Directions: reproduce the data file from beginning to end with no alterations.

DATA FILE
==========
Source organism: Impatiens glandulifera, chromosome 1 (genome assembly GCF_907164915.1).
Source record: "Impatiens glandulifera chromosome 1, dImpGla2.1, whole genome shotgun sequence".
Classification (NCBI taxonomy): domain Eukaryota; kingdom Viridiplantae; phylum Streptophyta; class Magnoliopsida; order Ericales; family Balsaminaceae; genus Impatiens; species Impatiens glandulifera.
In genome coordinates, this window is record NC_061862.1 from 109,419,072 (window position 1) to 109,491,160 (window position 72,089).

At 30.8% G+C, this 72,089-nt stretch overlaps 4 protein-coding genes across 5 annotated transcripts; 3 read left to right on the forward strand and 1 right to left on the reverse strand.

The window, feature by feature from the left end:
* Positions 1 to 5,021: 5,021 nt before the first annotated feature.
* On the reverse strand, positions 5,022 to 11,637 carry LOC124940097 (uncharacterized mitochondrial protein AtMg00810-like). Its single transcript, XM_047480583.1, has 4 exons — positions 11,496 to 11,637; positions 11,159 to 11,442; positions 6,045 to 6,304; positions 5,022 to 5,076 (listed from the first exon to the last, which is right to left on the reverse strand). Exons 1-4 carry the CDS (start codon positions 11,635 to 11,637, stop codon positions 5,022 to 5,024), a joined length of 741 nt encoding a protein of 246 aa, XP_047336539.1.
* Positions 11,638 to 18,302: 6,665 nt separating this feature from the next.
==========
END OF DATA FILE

Source organism: Impatiens glandulifera, chromosome 1 (genome assembly GCF_907164915.1).
Source record: "Impatiens glandulifera chromosome 1, dImpGla2.1, whole genome shotgun sequence".
Classification (NCBI taxonomy): domain Eukaryota; kingdom Viridiplantae; phylum Streptophyta; class Magnoliopsida; order Ericales; family Balsaminaceae; genus Impatiens; species Impatiens glandulifera.
In genome coordinates, this window is record NC_061862.1 from 109,419,072 (window position 1) to 109,491,160 (window position 72,089).

At 30.8% G+C, this 72,089-nt stretch overlaps 4 protein-coding genes across 5 annotated transcripts; 3 read left to right on the forward strand and 1 right to left on the reverse strand.

The window, feature by feature from the left end:
* Positions 1 to 5,021: 5,021 nt before the first annotated feature.
* On the reverse strand, positions 5,022 to 11,637 carry LOC124940097 (uncharacterized mitochondrial protein AtMg00810-like). Its single transcript, XM_047480583.1, has 4 exons — positions 11,496 to 11,637; positions 11,159 to 11,442; positions 6,045 to 6,304; positions 5,022 to 5,076 (listed from the first exon to the last, which is right to left on the reverse strand). Exons 1-4 carry the CDS (start codon positions 11,635 to 11,637, stop codon positions 5,022 to 5,024), a joined length of 741 nt encoding a protein of 246 aa, XP_047336539.1.
* Positions 11,638 to 18,302: 6,665 nt separating this feature from the next.